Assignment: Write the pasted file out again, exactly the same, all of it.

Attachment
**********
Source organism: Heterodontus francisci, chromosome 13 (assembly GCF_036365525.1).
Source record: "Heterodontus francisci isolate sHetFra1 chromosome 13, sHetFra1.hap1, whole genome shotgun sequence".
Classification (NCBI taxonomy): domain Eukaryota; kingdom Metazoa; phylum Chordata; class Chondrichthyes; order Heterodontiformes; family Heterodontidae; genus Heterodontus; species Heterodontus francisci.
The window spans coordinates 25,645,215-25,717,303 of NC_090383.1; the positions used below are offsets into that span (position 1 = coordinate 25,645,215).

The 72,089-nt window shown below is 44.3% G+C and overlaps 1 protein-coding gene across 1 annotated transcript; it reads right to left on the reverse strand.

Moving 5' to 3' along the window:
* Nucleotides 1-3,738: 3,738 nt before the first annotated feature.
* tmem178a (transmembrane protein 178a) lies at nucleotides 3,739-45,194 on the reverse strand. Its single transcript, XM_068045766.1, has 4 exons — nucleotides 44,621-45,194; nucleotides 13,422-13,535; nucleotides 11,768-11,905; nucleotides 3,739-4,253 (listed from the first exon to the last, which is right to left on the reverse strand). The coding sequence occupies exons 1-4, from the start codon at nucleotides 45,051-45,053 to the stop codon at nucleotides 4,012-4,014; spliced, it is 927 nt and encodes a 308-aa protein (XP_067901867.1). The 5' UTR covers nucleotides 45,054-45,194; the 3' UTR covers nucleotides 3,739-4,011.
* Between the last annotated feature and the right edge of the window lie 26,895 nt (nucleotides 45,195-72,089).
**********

Source organism: Heterodontus francisci, chromosome 13 (assembly GCF_036365525.1).
Source record: "Heterodontus francisci isolate sHetFra1 chromosome 13, sHetFra1.hap1, whole genome shotgun sequence".
Classification (NCBI taxonomy): domain Eukaryota; kingdom Metazoa; phylum Chordata; class Chondrichthyes; order Heterodontiformes; family Heterodontidae; genus Heterodontus; species Heterodontus francisci.
The window spans coordinates 25,645,215-25,717,303 of NC_090383.1; the positions used below are offsets into that span (position 1 = coordinate 25,645,215).

The 72,089-nt window shown below is 44.3% G+C and overlaps 1 protein-coding gene across 1 annotated transcript; it reads right to left on the reverse strand.

Moving 5' to 3' along the window:
* Nucleotides 1-3,738: 3,738 nt before the first annotated feature.
* tmem178a (transmembrane protein 178a) lies at nucleotides 3,739-45,194 on the reverse strand. Its single transcript, XM_068045766.1, has 4 exons — nucleotides 44,621-45,194; nucleotides 13,422-13,535; nucleotides 11,768-11,905; nucleotides 3,739-4,253 (listed from the first exon to the last, which is right to left on the reverse strand). The coding sequence occupies exons 1-4, from the start codon at nucleotides 45,051-45,053 to the stop codon at nucleotides 4,012-4,014; spliced, it is 927 nt and encodes a 308-aa protein (XP_067901867.1). The 5' UTR covers nucleotides 45,054-45,194; the 3' UTR covers nucleotides 3,739-4,011.
* Between the last annotated feature and the right edge of the window lie 26,895 nt (nucleotides 45,195-72,089).